After your arrest and at or immediately after your initial appearance, the court must set bail.
“Bail” is the defendant’s release on conditions. The conditions of your release may include the posting of collateral and the promise to obey court-ordered restrictions on your liberty.
In the early stages of your case, a principal goal of your criminal defense attorney is to get you out of jail. Your attorney’s success in bailing you out means that you regain your liberty. Furthermore, your release will facilitate your attorney’s work and improve your attorney’s chances of obtaining a successful resolution of the case.
When you are incarcerated, you lose leverage in plea bargaining, especially if the sentence you are offered approaches the time you have already served.
Furthermore, when you are incarcerated it is difficult for your attorney to consult with you and represent you effectively:
In contrast, when you are free on bail, you can assist your criminal defense lawyer in trial preparation. You can visit the scene with your lawyer and help your lawyer find witnesses.
In some locales, if you are arrested on a minor offense, the arresting officer may have discretion to set a minimal bail and release you from the stationhouse. However, there is no right to such “stationhouse” bail. In most cases, the decision to set bail is made at the court, not the stationhouse.
In some circumstances, your criminal defense attorney might see if a licensed bonding company will post a cash bail for you upon payment of a fee.
The bonding company becomes the suretor on the bail bond. Bonding companies usually are conversant with the system, and once paid, can obtain your release rather quickly.
However, bail bond agencies hold several risks. If you deposit your own money with the court to satisfy a ten percent or straight cash bail, the money will be refunded on completion of the case. But when using a bonding agency, the agency posts that money out of its own funds, and the fee to the agency (which can be substantial) is not refundable.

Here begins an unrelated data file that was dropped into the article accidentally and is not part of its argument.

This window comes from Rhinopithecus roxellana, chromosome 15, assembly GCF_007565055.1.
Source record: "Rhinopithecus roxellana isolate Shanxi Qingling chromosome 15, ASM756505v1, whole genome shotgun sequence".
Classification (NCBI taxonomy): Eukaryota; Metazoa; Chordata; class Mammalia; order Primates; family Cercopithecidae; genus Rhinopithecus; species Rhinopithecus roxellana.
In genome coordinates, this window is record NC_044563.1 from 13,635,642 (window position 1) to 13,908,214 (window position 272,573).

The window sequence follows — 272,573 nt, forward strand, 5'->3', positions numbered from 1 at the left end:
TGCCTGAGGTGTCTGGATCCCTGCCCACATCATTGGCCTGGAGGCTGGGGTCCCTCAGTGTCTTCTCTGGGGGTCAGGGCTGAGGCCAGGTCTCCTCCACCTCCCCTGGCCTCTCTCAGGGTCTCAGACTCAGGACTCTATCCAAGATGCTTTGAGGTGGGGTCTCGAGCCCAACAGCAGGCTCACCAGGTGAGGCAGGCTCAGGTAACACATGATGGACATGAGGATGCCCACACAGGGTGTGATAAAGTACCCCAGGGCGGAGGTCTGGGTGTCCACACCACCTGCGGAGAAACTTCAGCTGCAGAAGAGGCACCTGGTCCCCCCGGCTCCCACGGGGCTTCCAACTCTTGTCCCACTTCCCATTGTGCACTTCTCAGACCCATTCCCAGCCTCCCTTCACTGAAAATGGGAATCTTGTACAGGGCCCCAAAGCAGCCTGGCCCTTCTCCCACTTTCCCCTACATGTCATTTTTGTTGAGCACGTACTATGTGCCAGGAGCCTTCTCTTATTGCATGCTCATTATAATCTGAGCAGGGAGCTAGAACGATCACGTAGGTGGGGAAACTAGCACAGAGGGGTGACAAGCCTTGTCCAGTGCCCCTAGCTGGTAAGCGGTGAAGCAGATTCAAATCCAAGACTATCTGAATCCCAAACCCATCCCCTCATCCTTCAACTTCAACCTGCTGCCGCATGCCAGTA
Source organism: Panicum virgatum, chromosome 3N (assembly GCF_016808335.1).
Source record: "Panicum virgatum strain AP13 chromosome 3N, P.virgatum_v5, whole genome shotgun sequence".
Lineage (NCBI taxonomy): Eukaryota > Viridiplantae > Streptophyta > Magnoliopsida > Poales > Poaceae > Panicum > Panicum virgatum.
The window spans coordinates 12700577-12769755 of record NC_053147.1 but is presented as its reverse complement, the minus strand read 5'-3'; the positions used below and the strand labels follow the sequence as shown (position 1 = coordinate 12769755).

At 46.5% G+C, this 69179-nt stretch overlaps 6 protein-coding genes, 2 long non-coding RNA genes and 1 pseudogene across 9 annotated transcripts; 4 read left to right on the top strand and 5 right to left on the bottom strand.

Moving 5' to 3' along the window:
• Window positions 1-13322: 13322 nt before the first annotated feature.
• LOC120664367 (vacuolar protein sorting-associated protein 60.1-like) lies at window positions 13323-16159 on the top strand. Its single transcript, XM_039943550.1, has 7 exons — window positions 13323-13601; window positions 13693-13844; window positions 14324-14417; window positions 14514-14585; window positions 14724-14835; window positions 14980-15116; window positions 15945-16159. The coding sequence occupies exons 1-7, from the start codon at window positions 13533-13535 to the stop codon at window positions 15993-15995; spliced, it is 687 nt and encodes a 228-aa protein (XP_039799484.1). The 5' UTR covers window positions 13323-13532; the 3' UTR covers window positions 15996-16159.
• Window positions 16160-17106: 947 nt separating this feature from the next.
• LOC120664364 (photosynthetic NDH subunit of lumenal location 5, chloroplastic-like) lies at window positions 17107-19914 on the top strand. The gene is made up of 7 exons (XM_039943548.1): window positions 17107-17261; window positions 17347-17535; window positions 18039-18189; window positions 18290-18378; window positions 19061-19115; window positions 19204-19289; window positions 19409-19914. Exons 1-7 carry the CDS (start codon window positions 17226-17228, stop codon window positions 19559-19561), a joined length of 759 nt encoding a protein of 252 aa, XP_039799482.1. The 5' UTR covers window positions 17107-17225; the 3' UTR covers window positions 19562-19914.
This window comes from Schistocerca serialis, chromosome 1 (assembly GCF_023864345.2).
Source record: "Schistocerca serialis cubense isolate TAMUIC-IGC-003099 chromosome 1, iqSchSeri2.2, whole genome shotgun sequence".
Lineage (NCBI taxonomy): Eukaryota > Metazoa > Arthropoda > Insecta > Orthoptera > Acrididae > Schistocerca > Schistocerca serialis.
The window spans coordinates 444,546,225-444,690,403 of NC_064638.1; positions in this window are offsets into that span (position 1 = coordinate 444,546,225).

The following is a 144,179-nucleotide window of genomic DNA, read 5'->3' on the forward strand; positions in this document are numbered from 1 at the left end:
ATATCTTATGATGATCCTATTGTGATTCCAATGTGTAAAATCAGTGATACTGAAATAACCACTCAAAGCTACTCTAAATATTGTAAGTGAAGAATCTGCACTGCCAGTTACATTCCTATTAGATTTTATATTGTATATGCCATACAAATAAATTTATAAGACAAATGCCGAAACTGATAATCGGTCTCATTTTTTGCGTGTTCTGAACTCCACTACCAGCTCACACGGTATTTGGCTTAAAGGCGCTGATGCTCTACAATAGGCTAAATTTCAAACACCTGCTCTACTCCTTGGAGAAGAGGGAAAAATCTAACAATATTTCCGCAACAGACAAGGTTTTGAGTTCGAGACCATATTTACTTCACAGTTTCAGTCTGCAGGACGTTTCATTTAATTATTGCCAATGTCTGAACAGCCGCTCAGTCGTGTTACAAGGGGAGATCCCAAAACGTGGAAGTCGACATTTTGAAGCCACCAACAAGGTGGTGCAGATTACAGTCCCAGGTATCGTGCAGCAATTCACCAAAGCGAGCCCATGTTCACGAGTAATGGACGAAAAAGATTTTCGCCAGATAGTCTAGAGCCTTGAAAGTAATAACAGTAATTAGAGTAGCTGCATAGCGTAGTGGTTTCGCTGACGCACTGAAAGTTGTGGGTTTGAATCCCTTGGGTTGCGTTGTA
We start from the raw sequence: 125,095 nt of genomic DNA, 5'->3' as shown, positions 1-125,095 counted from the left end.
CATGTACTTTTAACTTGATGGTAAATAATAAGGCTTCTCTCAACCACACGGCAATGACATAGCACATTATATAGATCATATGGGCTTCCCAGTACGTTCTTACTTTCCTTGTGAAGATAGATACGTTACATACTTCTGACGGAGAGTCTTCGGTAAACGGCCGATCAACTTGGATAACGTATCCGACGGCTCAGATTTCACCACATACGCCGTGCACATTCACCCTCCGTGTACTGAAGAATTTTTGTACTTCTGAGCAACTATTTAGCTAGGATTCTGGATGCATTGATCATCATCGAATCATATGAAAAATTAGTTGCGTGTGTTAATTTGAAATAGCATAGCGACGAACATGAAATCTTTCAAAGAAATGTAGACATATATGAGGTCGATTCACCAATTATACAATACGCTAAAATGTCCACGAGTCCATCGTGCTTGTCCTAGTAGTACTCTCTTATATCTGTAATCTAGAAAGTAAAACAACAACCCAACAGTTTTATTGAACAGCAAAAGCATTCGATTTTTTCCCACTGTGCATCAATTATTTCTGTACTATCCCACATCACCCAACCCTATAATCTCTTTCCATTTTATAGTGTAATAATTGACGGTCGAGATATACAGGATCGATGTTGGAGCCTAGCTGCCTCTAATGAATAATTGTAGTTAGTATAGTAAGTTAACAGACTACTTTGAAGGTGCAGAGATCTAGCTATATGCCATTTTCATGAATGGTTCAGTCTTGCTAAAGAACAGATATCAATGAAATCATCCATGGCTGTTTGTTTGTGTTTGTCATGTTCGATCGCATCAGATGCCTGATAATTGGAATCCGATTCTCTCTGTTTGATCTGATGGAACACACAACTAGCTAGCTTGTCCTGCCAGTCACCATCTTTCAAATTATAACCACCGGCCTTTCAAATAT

Also, using a bonding agency exposes you to the risk that a bounty hunter may one day attempt to “arrest” you for non-appearance. The common law authorizes a suretor to arrest the absconding defendant without process and return the defendant to the jurisdiction without any court hearing or protection—what otherwise would be a gunpoint kidnapping and detention. Bounty hunters lack the professional training and accountability of the police, and there have been times when bounty hunters have harmed or even killed the defendants they were pursuing.
The Constitution prohibits excessive bail and requires due process.
The Eighth Amendment to the United States Constitution states, “Excessive bail shall not be required…”
Despite the language of the Eighth Amendment, preventive pre-trial detention without bail is allowed. For example, a state may allow preventive detention if the defendant is charged with a crime for which the maximum sentence is execution or life imprisonment. Also, a state may allow preventive detention if no condition or combination of conditions other than imprisonment will reasonably assure the defendant’s appearance or the community’s safety or the safety of a particular person.
Even in situations in which preventive detention and the denial of bail are not justified, a bail is not considered excessive merely because it is in an amount that you cannot afford. What the Eighth Amendment dictates is that bail cannot be set at a figure higher than an amount reasonably calculated to:
Thus, the court could set bail at an amount that is beyond your means. However, bail set at an amount higher than necessary to assure your appearance might be unconstitutionally excessive, regardless of whether or not you can afford it.
In limited circumstances, your criminal defense lawyer could argue that an unduly lengthy pre-trial detention violates your constitutional right to “due process” of the law, and therefore requires your release. The state cannot detain a defendant indefinitely, month after month for years, without giving the defendant a trial. In those rare cases when a detention is so excessively long as to violate due process, the defendant is entitled to be released.